The paper was published in the International Journal of Mechanical Engineering and Robotics Research.
source: http://www.hindustantimes.com / HIndustan Times / Home> India / by Ramesh Babu, Hindustan Times, Thiruvananthapuram / January 06th, 2018
The Kerala State Council for Science, Technology, and Environment (KSCSTE) has announced the State awards for outstanding young scientists.
V.B. Kiran Kumar, CUSAT (Mathematics); Ajay Venugopal, IISER, Thiruvananthapuram (Chemistry); Sasidharan B.S., NIIST (Chemical Science and Technology); Sumod S.G., Sacred Heart College, Kochi (Physics); Kumaravel S., NIT, Kozhikode (Electrical Engineering); and Pradeepan Periyat, University of Calicut (Chemistry); have been chosen for the award, an official pressnote issued here said.
The award comprises a purse of ₹50,000, the Chief Minister’s gold medal, and a project assistance up to ₹50 lakh as well as financial support to participate in an international science conference. The awards will given away at the Kerala Science Congress to be held at Government Brennen College, Thalassery, on January 28.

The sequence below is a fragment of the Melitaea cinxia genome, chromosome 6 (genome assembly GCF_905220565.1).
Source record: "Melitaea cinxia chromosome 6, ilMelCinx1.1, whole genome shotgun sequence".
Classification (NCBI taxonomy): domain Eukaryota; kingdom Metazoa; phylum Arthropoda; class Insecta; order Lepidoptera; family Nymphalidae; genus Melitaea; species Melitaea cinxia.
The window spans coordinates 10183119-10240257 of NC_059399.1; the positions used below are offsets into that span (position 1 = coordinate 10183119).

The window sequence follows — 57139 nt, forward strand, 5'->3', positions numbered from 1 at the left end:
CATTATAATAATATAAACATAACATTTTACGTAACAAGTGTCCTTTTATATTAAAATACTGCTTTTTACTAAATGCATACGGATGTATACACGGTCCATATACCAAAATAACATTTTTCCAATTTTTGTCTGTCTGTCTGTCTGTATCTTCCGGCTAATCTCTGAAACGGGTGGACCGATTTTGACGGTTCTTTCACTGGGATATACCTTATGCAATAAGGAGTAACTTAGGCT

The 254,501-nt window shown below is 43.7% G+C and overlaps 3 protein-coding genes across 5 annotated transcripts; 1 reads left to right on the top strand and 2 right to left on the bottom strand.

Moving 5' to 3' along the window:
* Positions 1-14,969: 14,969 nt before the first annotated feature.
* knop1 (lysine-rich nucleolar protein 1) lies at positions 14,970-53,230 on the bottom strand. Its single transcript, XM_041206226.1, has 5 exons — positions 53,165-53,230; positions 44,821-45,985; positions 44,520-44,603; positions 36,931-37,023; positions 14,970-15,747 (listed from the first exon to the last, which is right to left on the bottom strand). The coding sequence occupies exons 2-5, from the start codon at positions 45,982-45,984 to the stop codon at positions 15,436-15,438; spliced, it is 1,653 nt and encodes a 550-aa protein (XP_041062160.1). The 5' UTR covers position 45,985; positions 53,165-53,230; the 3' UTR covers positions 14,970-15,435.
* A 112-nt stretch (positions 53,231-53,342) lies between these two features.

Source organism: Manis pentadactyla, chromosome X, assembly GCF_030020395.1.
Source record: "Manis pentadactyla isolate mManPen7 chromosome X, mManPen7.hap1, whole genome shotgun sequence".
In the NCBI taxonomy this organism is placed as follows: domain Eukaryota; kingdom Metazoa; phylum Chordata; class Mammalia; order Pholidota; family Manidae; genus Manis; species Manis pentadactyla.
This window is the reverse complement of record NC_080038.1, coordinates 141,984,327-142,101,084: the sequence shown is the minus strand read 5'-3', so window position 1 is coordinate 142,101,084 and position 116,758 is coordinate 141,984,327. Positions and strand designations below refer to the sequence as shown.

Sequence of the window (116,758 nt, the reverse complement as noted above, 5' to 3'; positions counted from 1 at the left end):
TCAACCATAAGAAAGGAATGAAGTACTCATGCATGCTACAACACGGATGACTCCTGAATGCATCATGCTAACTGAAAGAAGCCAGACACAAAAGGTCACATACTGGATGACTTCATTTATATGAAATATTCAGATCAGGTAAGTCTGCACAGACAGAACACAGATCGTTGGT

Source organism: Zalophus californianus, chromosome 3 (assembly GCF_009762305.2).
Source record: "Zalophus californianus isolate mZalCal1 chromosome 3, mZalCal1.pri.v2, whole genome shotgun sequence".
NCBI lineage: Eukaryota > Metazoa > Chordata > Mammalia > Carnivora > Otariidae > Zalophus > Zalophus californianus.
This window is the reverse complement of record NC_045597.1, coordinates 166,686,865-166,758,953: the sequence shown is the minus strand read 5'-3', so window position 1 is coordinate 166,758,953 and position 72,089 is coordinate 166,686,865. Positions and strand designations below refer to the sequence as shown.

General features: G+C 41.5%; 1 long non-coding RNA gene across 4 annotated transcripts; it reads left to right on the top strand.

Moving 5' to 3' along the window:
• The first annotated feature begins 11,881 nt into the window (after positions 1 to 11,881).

source: http://www.thehindu.com / The Hindu / Home> News> States> Kerala / by Special Correspondent – Thiruvananthapuram / January 04th, 2018
The geographical indication (GI) of Aranmula mirror — the first product from Kerala to receive the tag in 2005 — has been contested by a family that claims to have developed its technology. The unique mirror, made of high-tin bronze in a secretive metallurgical formula, has found patrons across the globe.
Members of Thikkinampallil family, hailing from Aranmula in Pathanamthitta, have contested the GI tag given to Viswabrahmana Aranmula Metal Mirror Nirman Society (VAMMNS) by the Geographical Indications registry. “We have moved the Chennai registry to cancel the tag for Aranmula mirror and instead give it to our Thikkinampallil Aranmula mirror,” said M C Sureshbabu, secretary of Thikkinampallil Aranmula Metal Mirror Nirman Family Charitable Trust (Thikkinampallil Trust).
The family also plans to move court against the tag. Sureshbabu said his predecessors were brought from Shankaran Kovil near Thirunelveli by a former Pandalam raja for the construction of Aranmula Parthasarathy temple. “The manufacturing technique of the mirror was developed by one of our family members through trial and error. We have a certificate given by the Travancore ruler to one of our family members in the 1940s to attend an exhibition to support our claim that our family had traditionally been into Aranmula mirror making. The formula, however, leaked through workshop assistants,” he said.